Dentistry + Oral Surgery
Learning that your pet needs surgery can be an overwhelming experience, especially if you are unsure of what the procedure entails. At Anicira, we work with pet parents to ensure you are well-informed before your pet’s surgery. Our veterinary team provides compassionate care before, during, and after surgery to ensure your pet is safe and comfortable.
What is a COHAT, and why does my pet need one?
COHAT stands for Comprehensive Oral Health Assessment and Treatment. This procedure prevents and treats dental diseases, removes broken or diseased teeth, and removes masses in the mouth.
How common is dental disease in pets?
According to the American Veterinary Dental College, periodontal disease is the most common clinical condition occurring in adult dogs and cats. It is estimated that over 70% of dogs and cats over the age of three have some evidence of this disease, and it is entirely preventable.
Signs and symptoms of periodontal disease include red or swollen gums, bad breath, a yellow-brown crust near the gum line, discomfort when the mouth or gums are touched, loose teeth, and a possible decrease in appetite or weight loss due to difficulty chewing. Periodontal disease may lead to systemic infections and possibly damage the heart, liver, and kidneys.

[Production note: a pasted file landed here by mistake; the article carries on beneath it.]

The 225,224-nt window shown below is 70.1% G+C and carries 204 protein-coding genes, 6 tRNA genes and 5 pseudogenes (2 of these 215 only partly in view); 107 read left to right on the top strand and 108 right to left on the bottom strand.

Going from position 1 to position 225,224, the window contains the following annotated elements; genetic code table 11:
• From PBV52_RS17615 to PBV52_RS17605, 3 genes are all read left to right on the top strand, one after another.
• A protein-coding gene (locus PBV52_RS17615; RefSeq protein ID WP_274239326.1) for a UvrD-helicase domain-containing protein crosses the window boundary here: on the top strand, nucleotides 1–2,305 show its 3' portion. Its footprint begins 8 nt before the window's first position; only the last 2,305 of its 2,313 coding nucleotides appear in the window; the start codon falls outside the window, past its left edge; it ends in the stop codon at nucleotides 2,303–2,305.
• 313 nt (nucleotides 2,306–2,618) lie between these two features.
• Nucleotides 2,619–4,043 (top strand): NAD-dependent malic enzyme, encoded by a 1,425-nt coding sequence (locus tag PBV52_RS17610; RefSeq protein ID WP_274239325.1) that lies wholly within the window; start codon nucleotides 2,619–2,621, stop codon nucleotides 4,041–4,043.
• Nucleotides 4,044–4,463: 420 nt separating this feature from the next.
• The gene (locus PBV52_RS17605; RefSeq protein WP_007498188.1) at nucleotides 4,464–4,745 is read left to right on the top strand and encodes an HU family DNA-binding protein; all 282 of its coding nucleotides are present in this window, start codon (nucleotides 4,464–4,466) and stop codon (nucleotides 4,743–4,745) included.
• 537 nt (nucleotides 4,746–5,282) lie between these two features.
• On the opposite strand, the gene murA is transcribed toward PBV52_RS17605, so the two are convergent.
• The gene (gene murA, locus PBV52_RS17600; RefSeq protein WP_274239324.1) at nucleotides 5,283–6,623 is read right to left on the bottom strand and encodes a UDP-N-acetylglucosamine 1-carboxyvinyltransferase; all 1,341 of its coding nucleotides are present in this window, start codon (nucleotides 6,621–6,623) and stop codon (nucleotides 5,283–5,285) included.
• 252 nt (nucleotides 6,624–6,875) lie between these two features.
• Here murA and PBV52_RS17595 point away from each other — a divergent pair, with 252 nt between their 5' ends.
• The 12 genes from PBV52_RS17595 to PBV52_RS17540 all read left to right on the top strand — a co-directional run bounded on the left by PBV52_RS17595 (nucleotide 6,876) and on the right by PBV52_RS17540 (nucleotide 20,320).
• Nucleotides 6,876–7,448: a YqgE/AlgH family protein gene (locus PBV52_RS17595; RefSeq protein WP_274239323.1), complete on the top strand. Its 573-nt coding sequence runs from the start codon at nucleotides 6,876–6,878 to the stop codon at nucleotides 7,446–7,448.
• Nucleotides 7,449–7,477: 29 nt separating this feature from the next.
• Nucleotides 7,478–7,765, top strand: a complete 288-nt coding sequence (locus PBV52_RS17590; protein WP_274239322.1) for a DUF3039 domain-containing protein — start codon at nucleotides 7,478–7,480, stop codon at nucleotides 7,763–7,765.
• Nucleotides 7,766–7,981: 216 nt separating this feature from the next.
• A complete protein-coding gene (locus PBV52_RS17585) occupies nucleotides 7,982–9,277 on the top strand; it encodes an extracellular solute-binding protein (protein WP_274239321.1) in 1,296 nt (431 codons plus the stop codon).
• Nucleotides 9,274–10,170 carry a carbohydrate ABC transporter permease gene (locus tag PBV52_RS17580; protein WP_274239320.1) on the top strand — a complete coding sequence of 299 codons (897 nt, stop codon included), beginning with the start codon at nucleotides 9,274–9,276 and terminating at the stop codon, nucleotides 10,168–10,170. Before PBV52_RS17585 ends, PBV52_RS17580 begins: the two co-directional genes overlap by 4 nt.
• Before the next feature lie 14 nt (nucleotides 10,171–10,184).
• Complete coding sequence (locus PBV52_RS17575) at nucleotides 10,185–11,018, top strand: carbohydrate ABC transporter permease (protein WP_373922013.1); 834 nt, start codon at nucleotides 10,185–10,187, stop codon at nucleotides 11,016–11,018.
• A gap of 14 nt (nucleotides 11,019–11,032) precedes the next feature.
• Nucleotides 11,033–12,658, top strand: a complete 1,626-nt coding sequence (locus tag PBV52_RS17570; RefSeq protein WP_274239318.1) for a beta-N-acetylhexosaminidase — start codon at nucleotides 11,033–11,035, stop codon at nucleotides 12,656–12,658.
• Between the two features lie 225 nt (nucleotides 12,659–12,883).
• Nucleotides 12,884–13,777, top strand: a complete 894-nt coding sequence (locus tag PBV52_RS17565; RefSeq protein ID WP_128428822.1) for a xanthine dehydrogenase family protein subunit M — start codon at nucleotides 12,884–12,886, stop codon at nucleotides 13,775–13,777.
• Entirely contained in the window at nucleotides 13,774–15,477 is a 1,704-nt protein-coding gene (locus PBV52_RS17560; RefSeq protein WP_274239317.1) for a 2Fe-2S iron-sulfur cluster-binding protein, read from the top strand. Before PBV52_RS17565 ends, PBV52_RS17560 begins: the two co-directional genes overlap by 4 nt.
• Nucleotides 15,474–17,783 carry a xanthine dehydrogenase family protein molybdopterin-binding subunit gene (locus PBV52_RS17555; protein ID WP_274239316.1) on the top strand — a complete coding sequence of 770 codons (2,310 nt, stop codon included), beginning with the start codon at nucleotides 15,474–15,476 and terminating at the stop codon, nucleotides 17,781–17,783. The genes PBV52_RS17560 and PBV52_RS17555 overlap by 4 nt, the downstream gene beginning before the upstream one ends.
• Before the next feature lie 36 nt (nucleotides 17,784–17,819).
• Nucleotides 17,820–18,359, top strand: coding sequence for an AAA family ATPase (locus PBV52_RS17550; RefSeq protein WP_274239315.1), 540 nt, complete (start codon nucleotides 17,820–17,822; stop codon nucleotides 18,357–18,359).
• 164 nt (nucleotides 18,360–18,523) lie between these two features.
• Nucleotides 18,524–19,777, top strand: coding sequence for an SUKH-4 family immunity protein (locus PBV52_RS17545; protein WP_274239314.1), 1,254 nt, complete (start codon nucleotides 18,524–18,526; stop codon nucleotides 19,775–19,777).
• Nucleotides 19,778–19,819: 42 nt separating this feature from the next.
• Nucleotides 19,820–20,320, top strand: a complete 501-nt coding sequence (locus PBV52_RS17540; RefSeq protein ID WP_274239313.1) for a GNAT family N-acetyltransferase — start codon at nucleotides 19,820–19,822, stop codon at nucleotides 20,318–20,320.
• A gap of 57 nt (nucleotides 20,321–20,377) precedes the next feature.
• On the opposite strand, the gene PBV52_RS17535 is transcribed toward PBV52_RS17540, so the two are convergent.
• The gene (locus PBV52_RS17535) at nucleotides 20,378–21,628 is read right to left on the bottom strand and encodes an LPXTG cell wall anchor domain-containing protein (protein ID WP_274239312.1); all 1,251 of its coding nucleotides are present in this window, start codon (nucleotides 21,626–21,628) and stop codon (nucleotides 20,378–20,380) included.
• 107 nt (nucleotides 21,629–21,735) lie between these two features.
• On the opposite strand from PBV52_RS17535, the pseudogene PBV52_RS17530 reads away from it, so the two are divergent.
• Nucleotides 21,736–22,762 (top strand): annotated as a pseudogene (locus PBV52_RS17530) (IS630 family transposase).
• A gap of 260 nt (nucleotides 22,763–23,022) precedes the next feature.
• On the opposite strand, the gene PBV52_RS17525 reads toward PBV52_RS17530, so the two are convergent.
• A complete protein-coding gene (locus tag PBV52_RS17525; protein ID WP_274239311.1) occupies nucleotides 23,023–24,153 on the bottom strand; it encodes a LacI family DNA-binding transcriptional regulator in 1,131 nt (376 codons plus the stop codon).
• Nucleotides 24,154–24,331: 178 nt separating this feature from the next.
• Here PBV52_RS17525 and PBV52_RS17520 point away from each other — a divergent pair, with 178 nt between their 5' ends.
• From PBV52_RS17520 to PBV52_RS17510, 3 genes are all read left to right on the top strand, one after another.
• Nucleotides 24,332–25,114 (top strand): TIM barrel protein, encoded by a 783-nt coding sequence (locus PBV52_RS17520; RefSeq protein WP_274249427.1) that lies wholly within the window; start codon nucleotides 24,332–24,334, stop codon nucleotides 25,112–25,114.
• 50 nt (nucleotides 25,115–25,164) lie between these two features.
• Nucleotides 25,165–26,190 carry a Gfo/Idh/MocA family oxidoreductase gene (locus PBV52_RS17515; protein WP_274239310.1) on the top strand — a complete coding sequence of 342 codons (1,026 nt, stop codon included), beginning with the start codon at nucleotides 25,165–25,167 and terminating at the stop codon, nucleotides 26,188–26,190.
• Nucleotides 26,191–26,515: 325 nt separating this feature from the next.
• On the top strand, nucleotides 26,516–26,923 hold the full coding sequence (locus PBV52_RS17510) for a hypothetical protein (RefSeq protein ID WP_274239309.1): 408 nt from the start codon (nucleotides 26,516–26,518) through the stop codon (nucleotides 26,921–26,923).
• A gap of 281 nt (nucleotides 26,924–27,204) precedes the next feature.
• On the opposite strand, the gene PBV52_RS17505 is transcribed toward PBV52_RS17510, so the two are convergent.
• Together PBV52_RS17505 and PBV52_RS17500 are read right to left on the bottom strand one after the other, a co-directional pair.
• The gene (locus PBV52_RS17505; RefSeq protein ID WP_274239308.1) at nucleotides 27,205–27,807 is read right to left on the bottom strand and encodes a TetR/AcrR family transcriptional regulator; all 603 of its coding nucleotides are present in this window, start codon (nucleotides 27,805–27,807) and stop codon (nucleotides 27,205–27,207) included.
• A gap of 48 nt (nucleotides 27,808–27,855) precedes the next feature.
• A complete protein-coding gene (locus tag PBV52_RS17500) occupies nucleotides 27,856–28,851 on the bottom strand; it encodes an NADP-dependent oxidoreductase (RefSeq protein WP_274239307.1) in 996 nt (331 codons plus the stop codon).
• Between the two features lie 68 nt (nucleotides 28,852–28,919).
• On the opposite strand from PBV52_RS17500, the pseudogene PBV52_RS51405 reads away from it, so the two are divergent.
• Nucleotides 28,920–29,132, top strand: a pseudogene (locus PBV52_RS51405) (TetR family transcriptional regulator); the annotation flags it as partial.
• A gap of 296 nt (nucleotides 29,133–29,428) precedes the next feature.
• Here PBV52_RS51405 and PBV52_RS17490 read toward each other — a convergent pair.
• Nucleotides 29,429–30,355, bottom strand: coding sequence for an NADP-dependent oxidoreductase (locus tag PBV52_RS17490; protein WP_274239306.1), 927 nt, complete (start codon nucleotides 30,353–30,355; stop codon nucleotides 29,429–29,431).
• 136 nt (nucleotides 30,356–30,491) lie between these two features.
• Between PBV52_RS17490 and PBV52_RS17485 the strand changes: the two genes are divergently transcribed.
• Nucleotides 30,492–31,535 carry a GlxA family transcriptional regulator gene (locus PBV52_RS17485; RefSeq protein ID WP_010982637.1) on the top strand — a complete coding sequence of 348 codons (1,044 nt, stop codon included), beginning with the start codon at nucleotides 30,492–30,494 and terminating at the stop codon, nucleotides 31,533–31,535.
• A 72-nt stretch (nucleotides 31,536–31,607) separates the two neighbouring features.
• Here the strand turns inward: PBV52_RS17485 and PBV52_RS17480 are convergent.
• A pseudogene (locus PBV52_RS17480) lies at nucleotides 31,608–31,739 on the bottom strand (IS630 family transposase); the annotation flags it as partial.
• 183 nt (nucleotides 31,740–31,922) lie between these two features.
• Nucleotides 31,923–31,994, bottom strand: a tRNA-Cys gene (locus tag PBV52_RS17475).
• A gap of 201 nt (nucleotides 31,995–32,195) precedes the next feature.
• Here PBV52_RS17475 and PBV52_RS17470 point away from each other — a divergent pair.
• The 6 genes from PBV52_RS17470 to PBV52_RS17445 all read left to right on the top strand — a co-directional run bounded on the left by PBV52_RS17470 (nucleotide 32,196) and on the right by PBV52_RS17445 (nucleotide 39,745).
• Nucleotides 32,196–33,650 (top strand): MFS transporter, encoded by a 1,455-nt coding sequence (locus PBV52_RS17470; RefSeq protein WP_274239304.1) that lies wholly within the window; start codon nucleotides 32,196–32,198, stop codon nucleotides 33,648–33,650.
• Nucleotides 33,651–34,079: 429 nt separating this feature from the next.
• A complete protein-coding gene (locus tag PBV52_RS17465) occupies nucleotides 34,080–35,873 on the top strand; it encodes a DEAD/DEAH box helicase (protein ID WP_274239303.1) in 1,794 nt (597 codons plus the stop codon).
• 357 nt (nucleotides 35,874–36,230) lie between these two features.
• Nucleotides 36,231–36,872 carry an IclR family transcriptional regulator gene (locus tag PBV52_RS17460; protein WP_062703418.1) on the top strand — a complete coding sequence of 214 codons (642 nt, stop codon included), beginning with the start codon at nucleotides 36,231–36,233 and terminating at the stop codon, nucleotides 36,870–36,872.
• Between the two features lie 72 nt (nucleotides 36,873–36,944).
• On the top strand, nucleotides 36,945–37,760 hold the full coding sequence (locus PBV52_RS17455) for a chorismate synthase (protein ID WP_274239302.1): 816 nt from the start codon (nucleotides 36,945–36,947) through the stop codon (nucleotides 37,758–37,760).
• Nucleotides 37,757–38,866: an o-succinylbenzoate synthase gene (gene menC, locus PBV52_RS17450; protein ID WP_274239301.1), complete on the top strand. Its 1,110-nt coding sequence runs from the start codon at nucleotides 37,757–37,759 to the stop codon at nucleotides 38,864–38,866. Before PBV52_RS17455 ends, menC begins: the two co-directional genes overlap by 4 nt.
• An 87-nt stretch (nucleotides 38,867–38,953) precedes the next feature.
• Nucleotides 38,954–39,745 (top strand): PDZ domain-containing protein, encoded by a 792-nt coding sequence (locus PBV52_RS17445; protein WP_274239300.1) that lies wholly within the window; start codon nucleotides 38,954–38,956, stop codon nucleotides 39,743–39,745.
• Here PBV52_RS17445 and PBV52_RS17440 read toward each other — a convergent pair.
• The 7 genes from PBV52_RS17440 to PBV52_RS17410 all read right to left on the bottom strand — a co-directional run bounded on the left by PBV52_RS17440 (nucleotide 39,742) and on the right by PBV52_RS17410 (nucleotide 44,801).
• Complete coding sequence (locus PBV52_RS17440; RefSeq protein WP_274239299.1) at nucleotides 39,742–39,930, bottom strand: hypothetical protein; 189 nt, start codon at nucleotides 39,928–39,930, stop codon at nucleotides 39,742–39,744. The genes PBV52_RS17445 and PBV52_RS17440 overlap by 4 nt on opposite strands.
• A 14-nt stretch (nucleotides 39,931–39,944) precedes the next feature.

Why are radiographs important during a dentistry procedure?
Dental radiographs (x-rays) are one of the most important diagnostic tools available. Advanced radiography equipment at our facility includes digital intraoral veterinary dental x-rays, which provide superior quality for examination of individual teeth or sections of the jaws. These radiographs help us assess potential diseases hiding below the gum line that could be missed without quality radiographs.
Radiographs allow the internal anatomy of the teeth, tooth roots, and the bone that surrounds the roots to be examined. They are also used to identify problems with the crowns and roots of the teeth, as well as the jawbones, nasal cavity, and soft tissues of the mouth.